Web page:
kattastrophe said...

The watershed is an amazing structure of rivers, lakes, tributaries, marshes, and of course the bay. Everything that we see around us is somehow connected. I agree that the farm was the capstone to the Alternative Fall Break. It was definitely beneficial to finally make the connection.

Visiting the farm opened my eyes to not just the effect of the Chesapeake Watershed, but the millions of other waterways that lead to primary resources in the world. As history has clearly shown humans have relied on water for thousands of years. The first colonies and civilizations were created around lakes and rivers, not only for drinking but for many other functions like food, cleanliness, and even recreational. Why it is that it wasn’t until recently that people are able to see the negative effects that we have on our environment, and what can we do about it?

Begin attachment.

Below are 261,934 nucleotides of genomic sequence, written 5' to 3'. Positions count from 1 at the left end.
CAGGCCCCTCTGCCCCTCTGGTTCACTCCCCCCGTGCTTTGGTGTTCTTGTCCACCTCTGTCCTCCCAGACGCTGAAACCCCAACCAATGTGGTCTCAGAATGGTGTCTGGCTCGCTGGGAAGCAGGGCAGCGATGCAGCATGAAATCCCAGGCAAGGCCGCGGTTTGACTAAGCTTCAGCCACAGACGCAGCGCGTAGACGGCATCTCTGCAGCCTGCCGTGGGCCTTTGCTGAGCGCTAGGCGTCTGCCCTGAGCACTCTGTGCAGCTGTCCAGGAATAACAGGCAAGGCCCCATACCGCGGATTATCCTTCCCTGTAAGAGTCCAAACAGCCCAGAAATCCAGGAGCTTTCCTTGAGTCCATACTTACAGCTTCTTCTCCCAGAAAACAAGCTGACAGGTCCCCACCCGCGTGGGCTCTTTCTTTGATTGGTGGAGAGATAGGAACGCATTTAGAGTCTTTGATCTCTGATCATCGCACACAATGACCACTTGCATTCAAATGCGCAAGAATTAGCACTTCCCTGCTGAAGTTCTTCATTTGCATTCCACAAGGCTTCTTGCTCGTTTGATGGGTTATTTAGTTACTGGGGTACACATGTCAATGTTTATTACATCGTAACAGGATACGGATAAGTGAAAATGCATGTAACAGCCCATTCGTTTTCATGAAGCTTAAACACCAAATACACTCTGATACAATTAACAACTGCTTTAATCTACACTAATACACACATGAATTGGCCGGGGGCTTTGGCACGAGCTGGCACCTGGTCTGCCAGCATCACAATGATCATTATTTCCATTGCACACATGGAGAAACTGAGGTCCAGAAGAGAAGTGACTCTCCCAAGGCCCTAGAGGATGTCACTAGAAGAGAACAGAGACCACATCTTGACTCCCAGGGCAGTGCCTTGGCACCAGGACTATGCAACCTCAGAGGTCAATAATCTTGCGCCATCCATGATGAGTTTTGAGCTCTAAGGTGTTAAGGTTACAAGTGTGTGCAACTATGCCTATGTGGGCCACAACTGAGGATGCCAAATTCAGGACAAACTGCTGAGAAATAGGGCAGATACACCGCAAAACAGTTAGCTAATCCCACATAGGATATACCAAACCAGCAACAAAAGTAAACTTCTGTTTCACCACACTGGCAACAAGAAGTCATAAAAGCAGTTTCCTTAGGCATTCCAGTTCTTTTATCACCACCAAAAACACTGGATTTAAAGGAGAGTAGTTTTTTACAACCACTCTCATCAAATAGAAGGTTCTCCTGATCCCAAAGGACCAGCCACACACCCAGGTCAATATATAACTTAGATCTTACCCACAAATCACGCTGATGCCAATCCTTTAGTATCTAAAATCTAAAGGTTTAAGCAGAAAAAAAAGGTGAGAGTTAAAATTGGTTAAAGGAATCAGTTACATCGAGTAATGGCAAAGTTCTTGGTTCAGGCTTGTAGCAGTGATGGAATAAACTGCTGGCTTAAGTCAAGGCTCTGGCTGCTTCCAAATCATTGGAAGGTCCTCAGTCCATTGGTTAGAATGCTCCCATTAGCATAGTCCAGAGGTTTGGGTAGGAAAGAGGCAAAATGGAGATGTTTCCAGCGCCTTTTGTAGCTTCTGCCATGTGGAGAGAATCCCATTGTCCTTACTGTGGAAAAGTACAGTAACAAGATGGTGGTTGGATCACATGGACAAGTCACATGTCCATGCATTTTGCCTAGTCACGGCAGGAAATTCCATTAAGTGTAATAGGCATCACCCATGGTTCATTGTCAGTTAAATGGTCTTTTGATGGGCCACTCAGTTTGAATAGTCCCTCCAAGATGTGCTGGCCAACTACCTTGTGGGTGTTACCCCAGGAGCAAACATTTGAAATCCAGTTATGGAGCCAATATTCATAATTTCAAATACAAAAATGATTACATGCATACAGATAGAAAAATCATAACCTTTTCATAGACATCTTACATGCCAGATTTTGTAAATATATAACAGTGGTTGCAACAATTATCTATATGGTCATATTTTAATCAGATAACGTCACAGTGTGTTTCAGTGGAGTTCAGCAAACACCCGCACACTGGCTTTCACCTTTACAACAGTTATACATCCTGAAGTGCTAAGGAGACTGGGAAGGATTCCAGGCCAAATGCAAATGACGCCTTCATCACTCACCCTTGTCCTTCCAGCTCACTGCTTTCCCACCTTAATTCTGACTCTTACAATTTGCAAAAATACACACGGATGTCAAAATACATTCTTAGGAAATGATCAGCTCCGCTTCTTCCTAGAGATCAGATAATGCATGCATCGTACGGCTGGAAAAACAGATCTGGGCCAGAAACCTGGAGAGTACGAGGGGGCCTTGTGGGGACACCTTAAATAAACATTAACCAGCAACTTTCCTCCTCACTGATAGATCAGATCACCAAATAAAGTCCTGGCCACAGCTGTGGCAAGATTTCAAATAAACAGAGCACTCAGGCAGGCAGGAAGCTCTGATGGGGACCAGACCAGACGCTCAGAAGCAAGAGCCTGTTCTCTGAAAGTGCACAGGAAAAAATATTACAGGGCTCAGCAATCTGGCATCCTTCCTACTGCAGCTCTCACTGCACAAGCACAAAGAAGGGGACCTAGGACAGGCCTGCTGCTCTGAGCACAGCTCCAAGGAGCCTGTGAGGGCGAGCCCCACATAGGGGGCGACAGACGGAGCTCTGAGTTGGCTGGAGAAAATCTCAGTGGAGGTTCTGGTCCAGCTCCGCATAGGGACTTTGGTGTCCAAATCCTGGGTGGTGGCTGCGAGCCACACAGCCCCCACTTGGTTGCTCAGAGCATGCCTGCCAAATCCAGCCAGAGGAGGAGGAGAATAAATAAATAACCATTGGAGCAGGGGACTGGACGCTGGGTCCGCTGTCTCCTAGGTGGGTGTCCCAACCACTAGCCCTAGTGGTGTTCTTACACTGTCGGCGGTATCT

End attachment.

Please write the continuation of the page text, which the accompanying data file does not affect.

I think jdjames pointed out a major, if not the most, critical reason for the negative effects happening to our environment, MONEY. The early societies were based more on survival or small market, and our country now especially focuses on making money. This has caused for family owned farms to go into great debt to the government. Most farms have a primary product, the Myers being Dairy. Many other farms are reduced to products (or other cash crops) like beef, corn, beans, wheat, chickens, etc. This type of farming is extremely detrimental, not only to the farms themselves, but for the environment within and around them. The inability for species to exist in their natural habitat or get the vital minerals and nutrients to survive because they are stripped from the ground they once lived causes for extinction, invasive species, and major migration of species to new areas.